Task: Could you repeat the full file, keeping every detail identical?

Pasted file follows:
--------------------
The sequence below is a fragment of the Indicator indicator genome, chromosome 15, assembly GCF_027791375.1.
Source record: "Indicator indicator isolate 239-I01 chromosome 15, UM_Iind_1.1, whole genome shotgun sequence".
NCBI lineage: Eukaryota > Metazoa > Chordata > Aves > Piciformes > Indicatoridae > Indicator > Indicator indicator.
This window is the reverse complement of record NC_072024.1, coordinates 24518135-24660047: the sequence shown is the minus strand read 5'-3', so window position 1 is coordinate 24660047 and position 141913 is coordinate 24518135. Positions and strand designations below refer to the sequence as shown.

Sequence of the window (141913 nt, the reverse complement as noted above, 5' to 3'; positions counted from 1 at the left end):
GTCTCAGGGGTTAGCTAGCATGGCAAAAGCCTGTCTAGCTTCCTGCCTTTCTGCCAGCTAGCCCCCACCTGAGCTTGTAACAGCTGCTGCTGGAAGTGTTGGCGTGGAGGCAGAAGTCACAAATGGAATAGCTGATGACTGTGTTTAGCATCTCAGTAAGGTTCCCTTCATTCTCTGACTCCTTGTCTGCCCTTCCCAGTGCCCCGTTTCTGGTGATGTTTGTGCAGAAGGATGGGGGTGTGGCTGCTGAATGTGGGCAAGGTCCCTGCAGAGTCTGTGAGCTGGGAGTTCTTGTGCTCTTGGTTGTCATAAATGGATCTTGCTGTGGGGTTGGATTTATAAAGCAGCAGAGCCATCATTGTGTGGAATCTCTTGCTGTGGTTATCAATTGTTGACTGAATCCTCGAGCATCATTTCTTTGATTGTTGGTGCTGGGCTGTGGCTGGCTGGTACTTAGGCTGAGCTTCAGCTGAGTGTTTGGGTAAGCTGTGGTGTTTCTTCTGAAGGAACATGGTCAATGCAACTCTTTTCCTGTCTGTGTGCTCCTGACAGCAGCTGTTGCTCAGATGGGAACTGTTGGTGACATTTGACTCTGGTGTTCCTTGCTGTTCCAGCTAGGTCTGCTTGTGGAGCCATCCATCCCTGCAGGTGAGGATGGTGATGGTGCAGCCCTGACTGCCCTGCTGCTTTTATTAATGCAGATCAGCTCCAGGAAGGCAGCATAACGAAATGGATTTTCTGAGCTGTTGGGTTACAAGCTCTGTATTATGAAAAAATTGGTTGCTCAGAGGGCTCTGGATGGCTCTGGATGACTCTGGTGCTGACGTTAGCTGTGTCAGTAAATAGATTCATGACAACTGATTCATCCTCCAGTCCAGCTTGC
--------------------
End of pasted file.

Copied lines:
The sequence below is a fragment of the Indicator indicator genome, chromosome 15, assembly GCF_027791375.1.
Source record: "Indicator indicator isolate 239-I01 chromosome 15, UM_Iind_1.1, whole genome shotgun sequence".
NCBI lineage: Eukaryota > Metazoa > Chordata > Aves > Piciformes > Indicatoridae > Indicator > Indicator indicator.
This window is the reverse complement of record NC_072024.1, coordinates 24518135-24660047: the sequence shown is the minus strand read 5'-3', so window position 1 is coordinate 24660047 and position 141913 is coordinate 24518135. Positions and strand designations below refer to the sequence as shown.

Sequence of the window (141913 nt, the reverse complement as noted above, 5' to 3'; positions counted from 1 at the left end):
GTCTCAGGGGTTAGCTAGCATGGCAAAAGCCTGTCTAGCTTCCTGCCTTTCTGCCAGCTAGCCCCCACCTGAGCTTGTAACAGCTGCTGCTGGAAGTGTTGGCGTGGAGGCAGAAGTCACAAATGGAATAGCTGATGACTGTGTTTAGCATCTCAGTAAGGTTCCCTTCATTCTCTGACTCCTTGTCTGCCCTTCCCAGTGCCCCGTTTCTGGTGATGTTTGTGCAGAAGGATGGGGGTGTGGCTGCTGAATGTGGGCAAGGTCCCTGCAGAGTCTGTGAGCTGGGAGTTCTTGTGCTCTTGGTTGTCATAAATGGATCTTGCTGTGGGGTTGGATTTATAAAGCAGCAGAGCCATCATTGTGTGGAATCTCTTGCTGTGGTTATCAATTGTTGACTGAATCCTCGAGCATCATTTCTTTGATTGTTGGTGCTGGGCTGTGGCTGGCTGGTACTTAGGCTGAGCTTCAGCTGAGTGTTTGGGTAAGCTGTGGTGTTTCTTCTGAAGGAACATGGTCAATGCAACTCTTTTCCTGTCTGTGTGCTCCTGACAGCAGCTGTTGCTCAGATGGGAACTGTTGGTGACATTTGACTCTGGTGTTCCTTGCTGTTCCAGCTAGGTCTGCTTGTGGAGCCATCCATCCCTGCAGGTGAGGATGGTGATGGTGCAGCCCTGACTGCCCTGCTGCTTTTATTAATGCAGATCAGCTCCAGGAAGGCAGCATAACGAAATGGATTTTCTGAGCTGTTGGGTTACAAGCTCTGTATTATGAAAAAATTGGTTGCTCAGAGGGCTCTGGATGGCTCTGGATGACTCTGGTGCTGACGTTAGCTGTGTCAGTAAATAGATTCATGACAACTGATTCATCCTCCAGTCCAGCTTGC